De­spite the long years he’s lived away from his na­tive Hong Kong, his ac­cent is still ev­i­dent. A child­hood with noth­ing was a ‘gift’ that helped him learn. His grand­mother was a seam­stress and guided him on his way to fash­ion de­sign. ‘The Bea­tles changed my life,’ he says. ‘They were so cool and I loved their style. I used to buy ma­te­rial cheaply from the mar­ket and ask my grand­mother to make it into a shirt with­out col­lars.

‘I didn’t know peo­ple could make a liv­ing from de­sign­ing clothes un­til I flew to Eng­land on a £13 ticket at the age of 17 to train as a

psy­chi­atric nurse. I started dat­ing a girl who was a fash­ion de­signer from Paris, and she helped me ap­ply for art col­lege.’

John be­gan in fash­ion but branched out into home­ware, in­clud­ing crys­tal for Wa­ter­ford and bed­li­nen, fur­ni­ture and table­ware for De­sign­ers at Deben­hams. He also worked on prop­erty schemes in Birm­ing­ham and Liver­pool.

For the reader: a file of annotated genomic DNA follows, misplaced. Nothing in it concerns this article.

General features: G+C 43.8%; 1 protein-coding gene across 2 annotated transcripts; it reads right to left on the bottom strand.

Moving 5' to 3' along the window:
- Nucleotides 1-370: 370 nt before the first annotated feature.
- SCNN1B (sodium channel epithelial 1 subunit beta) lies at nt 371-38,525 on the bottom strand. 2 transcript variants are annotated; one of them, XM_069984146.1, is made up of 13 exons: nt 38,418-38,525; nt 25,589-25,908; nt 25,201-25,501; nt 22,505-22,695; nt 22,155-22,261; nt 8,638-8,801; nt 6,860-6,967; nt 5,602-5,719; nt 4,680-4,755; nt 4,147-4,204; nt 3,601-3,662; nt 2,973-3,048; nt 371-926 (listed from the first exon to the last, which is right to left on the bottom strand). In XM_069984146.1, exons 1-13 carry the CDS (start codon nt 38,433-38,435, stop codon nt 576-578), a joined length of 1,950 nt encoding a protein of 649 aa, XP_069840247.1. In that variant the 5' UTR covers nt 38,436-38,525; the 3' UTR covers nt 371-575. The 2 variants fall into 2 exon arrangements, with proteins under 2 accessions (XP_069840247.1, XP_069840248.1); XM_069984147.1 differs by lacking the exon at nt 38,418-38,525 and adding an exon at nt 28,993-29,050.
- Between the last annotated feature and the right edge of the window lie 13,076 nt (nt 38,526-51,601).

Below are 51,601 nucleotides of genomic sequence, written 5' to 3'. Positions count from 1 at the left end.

Fol­low­ing a brief first mar­riage that gave him daugh­ter Zoe, 32, he met his wife and busi­ness part­ner Odette, 57. ‘Our first home was an early Vic­to­rian house in Dublin. It cost £150,000 when we bought it in 1992. Ren­o­vat­ing the kitchen took us a year, but we learned to take it one step at a time, even­tu­ally adding a conservatory and din­ing room.’

By then the cou­ple had Si­mone, now 29, a fash­ion de­signer, and Max, 26, who works in the record in­dus­try. Eight years later, the fam­ily found a large Vic­to­rian house that had been di­vided into 11 bed­sits. ‘I knew in­stantly we’d be happy there – and we are,’ says

John. ‘I love the high ceil­ings and orig­i­nal cor­nices. It looks like a tra­di­tional Vic­to­rian house at the front, but at the back I knocked out a ceil­ing to cre­ate a mod­ern triple-height glass ex­ten­sion, where we have our kitchen and din­ing room. I love light and the ex­ten­sion and glass bal­cony al­low it to flood into the house. When I’m sit­ting down for din­ner I can re­lax and watch the sun go­ing down.’